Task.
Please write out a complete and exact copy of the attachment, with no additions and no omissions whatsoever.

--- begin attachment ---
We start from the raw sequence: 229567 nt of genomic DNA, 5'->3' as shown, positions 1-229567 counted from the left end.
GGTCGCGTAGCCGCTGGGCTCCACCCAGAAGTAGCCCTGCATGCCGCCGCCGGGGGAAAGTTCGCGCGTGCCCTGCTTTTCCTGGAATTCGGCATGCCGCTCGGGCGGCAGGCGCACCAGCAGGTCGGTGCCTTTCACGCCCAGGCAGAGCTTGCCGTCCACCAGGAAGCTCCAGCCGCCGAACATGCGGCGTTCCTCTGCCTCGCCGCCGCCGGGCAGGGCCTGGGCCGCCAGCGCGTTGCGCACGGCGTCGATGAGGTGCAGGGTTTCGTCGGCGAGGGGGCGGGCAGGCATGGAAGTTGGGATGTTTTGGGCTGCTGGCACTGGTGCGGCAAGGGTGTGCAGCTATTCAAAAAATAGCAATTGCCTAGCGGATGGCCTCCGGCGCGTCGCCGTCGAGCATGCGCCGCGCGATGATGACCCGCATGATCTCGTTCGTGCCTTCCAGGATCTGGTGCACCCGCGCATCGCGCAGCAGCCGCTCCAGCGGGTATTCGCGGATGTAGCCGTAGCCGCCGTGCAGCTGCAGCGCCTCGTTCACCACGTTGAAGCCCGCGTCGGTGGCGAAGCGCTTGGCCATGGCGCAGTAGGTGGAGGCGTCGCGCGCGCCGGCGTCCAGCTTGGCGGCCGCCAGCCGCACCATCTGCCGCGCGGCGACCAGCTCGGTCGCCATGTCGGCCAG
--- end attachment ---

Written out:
We start from the raw sequence: 229567 nt of genomic DNA, 5'->3' as shown, positions 1-229567 counted from the left end.
GGTCGCGTAGCCGCTGGGCTCCACCCAGAAGTAGCCCTGCATGCCGCCGCCGGGGGAAAGTTCGCGCGTGCCCTGCTTTTCCTGGAATTCGGCATGCCGCTCGGGCGGCAGGCGCACCAGCAGGTCGGTGCCTTTCACGCCCAGGCAGAGCTTGCCGTCCACCAGGAAGCTCCAGCCGCCGAACATGCGGCGTTCCTCTGCCTCGCCGCCGCCGGGCAGGGCCTGGGCCGCCAGCGCGTTGCGCACGGCGTCGATGAGGTGCAGGGTTTCGTCGGCGAGGGGGCGGGCAGGCATGGAAGTTGGGATGTTTTGGGCTGCTGGCACTGGTGCGGCAAGGGTGTGCAGCTATTCAAAAAATAGCAATTGCCTAGCGGATGGCCTCCGGCGCGTCGCCGTCGAGCATGCGCCGCGCGATGATGACCCGCATGATCTCGTTCGTGCCTTCCAGGATCTGGTGCACCCGCGCATCGCGCAGCAGCCGCTCCAGCGGGTATTCGCGGATGTAGCCGTAGCCGCCGTGCAGCTGCAGCGCCTCGTTCACCACGTTGAAGCCCGCGTCGGTGGCGAAGCGCTTGGCCATGGCGCAGTAGGTGGAGGCGTCGCGCGCGCCGGCGTCCAGCTTGGCGGCCGCCAGCCGCACCATCTGCCGCGCGGCGACCAGCTCGGTCGCCATGTCGGCCAG